I think that agencies who find themselves threatened by more quantitatively driven and data driven approaches need to remember something – you can place as much emotional “value” on creativity, etc as you want, but business don’t pay their bills, their shareholders, etc with “emotional value”. Campaigns that drive all of these intermediate items (FB likes, etc) … that’s great, but only if those intermediate goals have direct impact on the only metrics that really matter – revenue and profit.

    Arguments like “don’t let data ruin the creative value of advertising blah blah” reek of self-justification. Business, even advertising and marketing, is an unforgiving game of numbers, and trying to switch the field to something other than that is frankly a dishonest practice that agencies should be ashamed of.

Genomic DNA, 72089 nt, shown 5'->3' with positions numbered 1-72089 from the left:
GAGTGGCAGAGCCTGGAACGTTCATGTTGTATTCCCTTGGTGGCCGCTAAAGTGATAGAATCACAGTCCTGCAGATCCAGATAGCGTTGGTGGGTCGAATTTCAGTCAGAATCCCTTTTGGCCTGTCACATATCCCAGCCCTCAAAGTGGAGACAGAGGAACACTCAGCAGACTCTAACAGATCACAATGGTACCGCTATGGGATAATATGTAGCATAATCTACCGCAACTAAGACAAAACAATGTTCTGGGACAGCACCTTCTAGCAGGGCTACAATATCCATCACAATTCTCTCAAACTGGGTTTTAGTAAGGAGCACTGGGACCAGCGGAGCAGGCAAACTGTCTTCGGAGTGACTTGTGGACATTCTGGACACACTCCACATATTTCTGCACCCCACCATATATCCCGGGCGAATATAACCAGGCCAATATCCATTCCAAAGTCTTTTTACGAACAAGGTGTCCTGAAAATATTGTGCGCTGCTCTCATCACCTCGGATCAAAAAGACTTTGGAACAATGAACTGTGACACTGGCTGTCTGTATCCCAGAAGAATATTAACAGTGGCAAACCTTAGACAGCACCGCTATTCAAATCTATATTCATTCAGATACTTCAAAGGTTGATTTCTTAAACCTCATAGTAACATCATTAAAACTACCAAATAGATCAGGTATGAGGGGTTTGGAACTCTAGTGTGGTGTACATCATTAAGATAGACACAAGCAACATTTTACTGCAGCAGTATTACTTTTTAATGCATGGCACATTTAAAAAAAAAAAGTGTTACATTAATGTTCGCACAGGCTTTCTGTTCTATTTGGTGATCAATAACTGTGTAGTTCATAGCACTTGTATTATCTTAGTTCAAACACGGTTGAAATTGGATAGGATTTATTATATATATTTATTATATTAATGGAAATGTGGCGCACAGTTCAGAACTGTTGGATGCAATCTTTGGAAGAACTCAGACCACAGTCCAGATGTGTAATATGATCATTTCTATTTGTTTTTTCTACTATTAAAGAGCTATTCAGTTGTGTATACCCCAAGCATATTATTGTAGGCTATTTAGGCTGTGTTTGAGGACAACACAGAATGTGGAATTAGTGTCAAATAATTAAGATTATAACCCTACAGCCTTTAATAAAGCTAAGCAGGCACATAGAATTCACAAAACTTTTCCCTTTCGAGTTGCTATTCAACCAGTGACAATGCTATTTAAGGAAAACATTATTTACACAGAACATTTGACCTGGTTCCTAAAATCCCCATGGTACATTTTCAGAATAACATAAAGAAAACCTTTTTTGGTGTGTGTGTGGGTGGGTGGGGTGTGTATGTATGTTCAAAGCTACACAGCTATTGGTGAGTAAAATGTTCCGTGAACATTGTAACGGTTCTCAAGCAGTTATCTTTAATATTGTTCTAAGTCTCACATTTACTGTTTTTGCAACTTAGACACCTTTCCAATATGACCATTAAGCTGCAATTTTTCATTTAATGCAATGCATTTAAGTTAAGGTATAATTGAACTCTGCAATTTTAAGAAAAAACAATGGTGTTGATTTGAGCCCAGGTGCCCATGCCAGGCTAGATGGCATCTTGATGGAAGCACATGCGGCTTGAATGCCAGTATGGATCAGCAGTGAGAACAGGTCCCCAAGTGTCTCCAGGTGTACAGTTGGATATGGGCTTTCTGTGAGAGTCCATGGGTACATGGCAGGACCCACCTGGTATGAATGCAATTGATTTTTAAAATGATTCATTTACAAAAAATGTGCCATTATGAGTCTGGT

2. Great points. I agree that new sources of data, finer granularity of data, and/or more accurate data can inspire great creative executions (both “fixed” and dynamic). It’s also worth noting that this is a two-way street: creativity does not kill data. However, these ideas are hard to execute on. Data people often have little appreciation for the qualitative aspects of great creative (aesthetics, storytelling, design, psychology, emotion, intuition), and creative people often don’t want cold quantitative inputs to drain all the passion out of their work. I don’t think that there will ever be a large population of people who can appreciate both sides AND produce successful creative (this is why Leonardo da Vinci was so unique…people like him are quite rare and probably always will be). So this begs the question: if data people and creative people will always be two distinct groups, then how do we bridge the gap? Strategic thinking is important, but you actually have to come up with tangible ways for the people in the trenches to do their work in ways that align with a “data + creative = awesome” strategy. I think one way is to introduce new tools that are meant to be used and shared by both groups. I.e., develop environments in which the two groups can collaborate and are forced to leave their current silos. Right now we don’t really have that. Data people live in one world, use one set of tools, and operate under their own idiosyncrasies, and creatives live in another world.